American pork loses out to German pork

A shipment of German pork arrived in Mexico this week through efforts to diversify foreign trade.

It was the first shipment to arrive since tariffs were imposed on United States pork imports, the federal Agricultural Secretariat (Sagarpa) said yesterday.

The department said in a statement that 25.5 tonnes of frozen pork belly had arrived at the port of Veracruz, a result of its “market diversification policy” that aims to “guarantee the supply of a range of products at accessible prices.”

Mexico introduced a range of retaliatory measures against the United States’ metal tariffs on June 5, including 20% duties on U.S. pork, apples and potatoes.

The Sagarpa statement said the agriculture sanitation authority Senasica has already established sanitation protocols with other countries that allow them to supply agricultural products to the Mexican market.

Pork imports from Canada, Denmark, Spain, France, Chile, Italy, Belgium, Australia, New Zealand and Germany comply with the established sanitation rules.

The German pork was packed in 1,394 individual boxes and came from a Senasica-certified plant in Wiedenbrück, Sagarpa said, adding that it was the result of action taken by Senasica chief Enrique Sánchez Cruz during a meeting with Germany’s agriculture minister in Berlin.

Mexicans consume 2.11 million tonnes of pork annually and produces 1.45 million tonnes, of which 105,000 tonnes are exported. Imports account for the 754,000-tonne shortfall.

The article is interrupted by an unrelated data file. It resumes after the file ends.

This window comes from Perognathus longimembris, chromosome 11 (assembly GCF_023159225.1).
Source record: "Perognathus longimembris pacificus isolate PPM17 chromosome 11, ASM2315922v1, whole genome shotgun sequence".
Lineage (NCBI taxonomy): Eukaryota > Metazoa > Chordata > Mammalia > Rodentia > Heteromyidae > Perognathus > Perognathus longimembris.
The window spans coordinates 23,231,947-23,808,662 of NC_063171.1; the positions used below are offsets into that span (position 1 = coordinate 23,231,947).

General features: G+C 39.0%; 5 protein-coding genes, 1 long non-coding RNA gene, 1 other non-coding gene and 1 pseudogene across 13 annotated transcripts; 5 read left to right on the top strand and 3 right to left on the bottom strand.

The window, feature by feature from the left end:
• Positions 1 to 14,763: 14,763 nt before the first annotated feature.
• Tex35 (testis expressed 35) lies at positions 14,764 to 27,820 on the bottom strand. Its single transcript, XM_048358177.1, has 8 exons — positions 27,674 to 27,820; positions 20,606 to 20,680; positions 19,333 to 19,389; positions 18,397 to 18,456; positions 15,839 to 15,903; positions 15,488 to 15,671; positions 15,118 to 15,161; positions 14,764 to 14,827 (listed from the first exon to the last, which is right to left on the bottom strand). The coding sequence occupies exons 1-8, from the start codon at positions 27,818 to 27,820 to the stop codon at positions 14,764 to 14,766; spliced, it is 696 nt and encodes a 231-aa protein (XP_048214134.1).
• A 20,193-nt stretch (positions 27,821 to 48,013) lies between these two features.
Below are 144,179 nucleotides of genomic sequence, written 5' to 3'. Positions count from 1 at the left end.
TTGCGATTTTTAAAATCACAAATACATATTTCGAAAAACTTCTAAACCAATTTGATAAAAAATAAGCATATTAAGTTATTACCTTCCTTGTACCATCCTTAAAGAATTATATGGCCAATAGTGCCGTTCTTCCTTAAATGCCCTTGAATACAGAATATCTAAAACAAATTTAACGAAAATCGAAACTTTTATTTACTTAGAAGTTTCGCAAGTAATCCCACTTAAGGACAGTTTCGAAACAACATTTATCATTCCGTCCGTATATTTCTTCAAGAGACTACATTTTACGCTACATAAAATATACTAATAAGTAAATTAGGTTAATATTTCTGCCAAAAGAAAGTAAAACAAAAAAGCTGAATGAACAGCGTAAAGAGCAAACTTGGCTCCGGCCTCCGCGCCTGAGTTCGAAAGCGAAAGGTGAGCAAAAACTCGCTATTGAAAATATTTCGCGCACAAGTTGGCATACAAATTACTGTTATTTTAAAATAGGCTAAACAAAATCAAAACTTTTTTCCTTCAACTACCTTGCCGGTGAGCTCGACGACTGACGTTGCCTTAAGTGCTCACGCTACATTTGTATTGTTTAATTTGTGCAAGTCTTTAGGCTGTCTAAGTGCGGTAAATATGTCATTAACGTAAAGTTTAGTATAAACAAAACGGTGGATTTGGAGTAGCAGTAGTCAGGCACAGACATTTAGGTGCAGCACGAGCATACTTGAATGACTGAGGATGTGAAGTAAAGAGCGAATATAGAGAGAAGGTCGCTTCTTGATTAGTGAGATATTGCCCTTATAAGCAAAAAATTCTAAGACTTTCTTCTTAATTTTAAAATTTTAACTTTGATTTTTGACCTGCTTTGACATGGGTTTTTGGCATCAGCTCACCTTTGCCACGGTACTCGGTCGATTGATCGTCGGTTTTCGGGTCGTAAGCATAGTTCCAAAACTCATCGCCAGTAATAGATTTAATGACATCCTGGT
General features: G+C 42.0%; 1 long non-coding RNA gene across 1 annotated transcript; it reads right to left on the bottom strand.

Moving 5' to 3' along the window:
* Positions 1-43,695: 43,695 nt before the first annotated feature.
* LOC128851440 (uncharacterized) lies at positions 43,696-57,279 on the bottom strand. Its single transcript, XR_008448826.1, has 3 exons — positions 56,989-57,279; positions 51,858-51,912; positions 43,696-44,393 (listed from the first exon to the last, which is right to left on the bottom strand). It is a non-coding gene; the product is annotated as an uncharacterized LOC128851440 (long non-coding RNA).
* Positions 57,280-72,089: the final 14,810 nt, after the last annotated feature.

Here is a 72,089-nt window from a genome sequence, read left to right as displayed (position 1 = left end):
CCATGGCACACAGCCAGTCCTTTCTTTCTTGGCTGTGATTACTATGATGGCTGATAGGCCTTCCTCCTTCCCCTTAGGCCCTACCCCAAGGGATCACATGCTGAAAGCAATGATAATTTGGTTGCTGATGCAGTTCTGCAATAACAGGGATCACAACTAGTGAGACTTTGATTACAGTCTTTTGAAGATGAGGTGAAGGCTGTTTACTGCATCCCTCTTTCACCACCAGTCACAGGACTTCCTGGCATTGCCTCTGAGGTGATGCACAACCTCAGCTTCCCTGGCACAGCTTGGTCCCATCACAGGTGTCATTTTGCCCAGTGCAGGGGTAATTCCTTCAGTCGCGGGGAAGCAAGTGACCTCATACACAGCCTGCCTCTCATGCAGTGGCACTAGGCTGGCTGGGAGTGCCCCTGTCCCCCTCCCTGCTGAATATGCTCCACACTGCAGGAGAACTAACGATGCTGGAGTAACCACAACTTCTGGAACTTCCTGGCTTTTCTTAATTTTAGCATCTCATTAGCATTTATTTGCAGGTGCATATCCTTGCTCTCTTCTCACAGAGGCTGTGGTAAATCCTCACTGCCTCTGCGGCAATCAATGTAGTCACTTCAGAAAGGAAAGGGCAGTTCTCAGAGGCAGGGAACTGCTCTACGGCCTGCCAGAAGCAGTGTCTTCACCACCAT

One-third of all pork consumed in Mexico comes from the United States and between 2010 and 2017 it supplied almost 90% of all imports. Government data shows that U.S. pork exports to Mexico were worth more than US $1 billion last year.

Jim Heimerl, president of the U.S. National Pork Producers Council, said earlier this month that Mexico’s 20% tariff on tariff on pork legs and shoulders eliminates his country’s ability to compete in the Mexican market.

With regard to apples, also subject to a new tariff, Sagarpa said importers of the fruit could look to countries including Argentina, Canada, Chile, China, Portugal and South Africa in order to maintain accessible costs for consumers.

Even before the United States imposed its 25% and 10% tariffs on Mexican steel and aluminum imports, Mexico was seeking to diversify its export markets due to uncertainty about the future of the North American Free Trade Agreement (NAFTA).

Mexico and the European Union (EU) reached an updated trade agreement in April while Mexico and 10 other Pacific Rim countries formally entered into a revised Trans-Pacific Partnership (TPP) trade pact in March.

Last week officials told the news agency Reuters that Mexico is also considering imposing tariffs on United States corn and soybean imports in case trade tensions with its northern neighbor should increase.

Source: El Economista (sp)

Facebook Comments